This Nursing and Midwifery program, in partnership with a number of medical facilities and NGOs, explores the practices and challenges of child and maternal healthcare in Northern Tanzania. Students will gain insight into the provision of healthcare, particularly maternity-related healthcare, in the context of Tanzania. Exposure to hospital settings, clinics, and traditional medical practices and beliefs will acquaint students with the intricacies of nursing and midwifery. They will gain firsthand knowledge of the triumphs healthcare providers have seen, the challenges they face, and the individuals and organizations working to improve nursing and midwifery in Tanzania.
This faculty-led program will be largely based in Arusha, a city in the Arusha region of Northern Tanzania. Arusha is an economic hub in the Arusha region and is home to several government, private, and mission hospitals, clinics, and dispensaries. Students will have the opportunity to visit some of the busiest hospitals in the region such as Mount Meru Regional Referral Hospital, for example under the guidance of Arusha’s esteemed City Nursing Officer, Sister Jane Bararukuliliza.
Being one of the busiest and fastest growing cities in Tanzania, Arusha has a growing demand for healthcare services, particularly for women. This has seen to the emergence of hospitals such as Kivulini Maternity Centre by Maternity Africa, which offers free maternal healthcare to women and girls. As such, Arusha is an opportune location from which to base a study of nursing and midwifery, and the challenges associated with expanding services, not only in general, but to meet the needs of vulnerable groups such as women and girls of childbearing age.
Furthermore, Arusha is home to a diverse collection of ethnic and linguistic communities thereby making it an ideal place to develop students’ cross-cultural responsiveness and responsibilities as global citizens, whilst cultivating transnational and cross-cultural professional relationships.
During this program, students will:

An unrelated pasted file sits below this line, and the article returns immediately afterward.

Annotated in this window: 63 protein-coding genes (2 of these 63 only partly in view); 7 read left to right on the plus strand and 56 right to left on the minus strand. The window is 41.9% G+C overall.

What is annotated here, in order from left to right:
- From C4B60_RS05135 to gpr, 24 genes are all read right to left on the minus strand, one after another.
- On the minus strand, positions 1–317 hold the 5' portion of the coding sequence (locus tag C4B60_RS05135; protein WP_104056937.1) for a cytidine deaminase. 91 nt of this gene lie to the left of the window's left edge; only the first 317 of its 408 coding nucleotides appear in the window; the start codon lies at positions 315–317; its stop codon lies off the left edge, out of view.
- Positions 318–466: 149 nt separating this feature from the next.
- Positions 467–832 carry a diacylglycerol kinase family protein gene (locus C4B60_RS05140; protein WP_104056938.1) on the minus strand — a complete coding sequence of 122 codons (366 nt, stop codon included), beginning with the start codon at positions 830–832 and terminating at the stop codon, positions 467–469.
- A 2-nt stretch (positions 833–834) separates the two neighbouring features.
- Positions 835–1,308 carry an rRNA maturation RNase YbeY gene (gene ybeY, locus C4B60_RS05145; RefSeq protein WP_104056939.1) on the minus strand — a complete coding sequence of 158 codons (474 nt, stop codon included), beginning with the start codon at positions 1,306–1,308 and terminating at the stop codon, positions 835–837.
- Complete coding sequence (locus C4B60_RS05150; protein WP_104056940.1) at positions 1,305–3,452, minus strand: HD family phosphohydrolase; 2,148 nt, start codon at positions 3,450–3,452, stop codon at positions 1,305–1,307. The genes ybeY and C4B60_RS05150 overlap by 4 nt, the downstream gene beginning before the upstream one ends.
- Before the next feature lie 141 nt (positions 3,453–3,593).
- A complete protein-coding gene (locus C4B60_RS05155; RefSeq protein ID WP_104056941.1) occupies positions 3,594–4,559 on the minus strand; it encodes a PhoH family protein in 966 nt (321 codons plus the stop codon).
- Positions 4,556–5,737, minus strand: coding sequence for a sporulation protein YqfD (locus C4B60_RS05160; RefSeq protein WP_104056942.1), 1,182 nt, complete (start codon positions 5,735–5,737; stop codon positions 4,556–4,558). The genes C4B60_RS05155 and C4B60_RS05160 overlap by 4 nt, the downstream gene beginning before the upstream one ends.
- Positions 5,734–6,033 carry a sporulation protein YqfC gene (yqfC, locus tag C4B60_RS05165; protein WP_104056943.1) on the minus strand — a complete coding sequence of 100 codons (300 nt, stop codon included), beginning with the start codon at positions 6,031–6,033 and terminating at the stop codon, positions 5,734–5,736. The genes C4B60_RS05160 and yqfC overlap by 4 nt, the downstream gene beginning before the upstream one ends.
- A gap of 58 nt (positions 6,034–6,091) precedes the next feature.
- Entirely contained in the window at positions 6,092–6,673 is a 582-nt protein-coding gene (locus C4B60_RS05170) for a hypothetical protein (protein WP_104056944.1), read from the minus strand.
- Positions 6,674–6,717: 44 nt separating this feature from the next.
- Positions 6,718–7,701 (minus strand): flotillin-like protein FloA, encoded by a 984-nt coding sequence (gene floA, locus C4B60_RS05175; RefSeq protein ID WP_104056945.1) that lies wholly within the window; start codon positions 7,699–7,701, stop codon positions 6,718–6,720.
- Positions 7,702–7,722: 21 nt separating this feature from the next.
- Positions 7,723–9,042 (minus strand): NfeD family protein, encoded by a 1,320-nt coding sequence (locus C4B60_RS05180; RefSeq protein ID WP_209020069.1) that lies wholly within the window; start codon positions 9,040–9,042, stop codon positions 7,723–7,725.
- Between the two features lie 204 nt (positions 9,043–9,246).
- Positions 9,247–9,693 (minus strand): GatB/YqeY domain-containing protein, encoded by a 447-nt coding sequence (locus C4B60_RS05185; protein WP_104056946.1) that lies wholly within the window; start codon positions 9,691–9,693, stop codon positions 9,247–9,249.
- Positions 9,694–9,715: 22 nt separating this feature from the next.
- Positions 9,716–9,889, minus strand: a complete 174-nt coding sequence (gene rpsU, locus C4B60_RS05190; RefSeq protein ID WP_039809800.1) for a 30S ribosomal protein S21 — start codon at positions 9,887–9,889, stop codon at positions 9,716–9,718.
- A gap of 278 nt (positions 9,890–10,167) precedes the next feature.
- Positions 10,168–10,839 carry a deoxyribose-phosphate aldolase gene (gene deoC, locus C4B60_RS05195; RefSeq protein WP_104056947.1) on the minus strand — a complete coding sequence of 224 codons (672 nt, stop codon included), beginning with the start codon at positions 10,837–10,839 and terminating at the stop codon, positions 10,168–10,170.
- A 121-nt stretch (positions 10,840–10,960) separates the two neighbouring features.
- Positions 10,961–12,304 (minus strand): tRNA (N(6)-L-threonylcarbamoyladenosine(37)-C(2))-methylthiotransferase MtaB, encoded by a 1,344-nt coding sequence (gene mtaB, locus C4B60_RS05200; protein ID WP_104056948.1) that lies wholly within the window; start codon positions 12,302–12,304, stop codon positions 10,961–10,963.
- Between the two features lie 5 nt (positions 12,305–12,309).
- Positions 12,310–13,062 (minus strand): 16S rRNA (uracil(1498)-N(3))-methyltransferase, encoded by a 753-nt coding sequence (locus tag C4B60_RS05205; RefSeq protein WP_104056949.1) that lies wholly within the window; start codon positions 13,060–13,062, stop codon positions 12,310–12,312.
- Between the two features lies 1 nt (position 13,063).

- Expand their intercultural communication skills through engagements with local community members
- Critically reflect on the intersectionality of the challenges associated with providing healthcare services to marginalized groups
- Articulate an understanding of traditional medical practices and beliefs, the place they hold in local cultures, and the extent to which modern medicine has borrowed from these practices
- Evaluate the extent to which Maternity Africa’s model for providing free maternal healthcare in Arusha through Kivulini Maternity Centre is both effective and sustainable
- Cultivate and nurture professional relationships with local nurses and midwives
Note: Specific learning outcomes and activities can be constructed in collaboration with EDU Africa’s dedicated curriculum development team.
Sister Jane Bara
Educated in Tanzania, Sister Jane Bararukuliliza holds a Bachelor of Science Degree in Nursing and Midwifery. She has gathered enormous practical, administrative and leadership experience working in many different facets of the nursing and midwifery branch of the healthcare sector in Tanzania for close to 30 years. Sr. Jane currently holds the title of City Nursing Officer for Arusha City, and is responsible for the management and oversight of 650 nurses and 1500 medical attendants across Arusha’s 5 hospitals, 16 health centers and 72 dispensaries.
She also serves as a member of the Council Health Management Team, a government structure that oversees healthcare delivery in both the public and private healthcare sectors.
Customize Your Program
Our friendly and experienced program consultants will work closely with you to develop your custom faculty-led program from conceptualization to execution. We believe every journey to Africa gives students the opportunity to learn and transform and we pride ourselves in our ability to create unique, sustainable and truly African transformative learning journeys.
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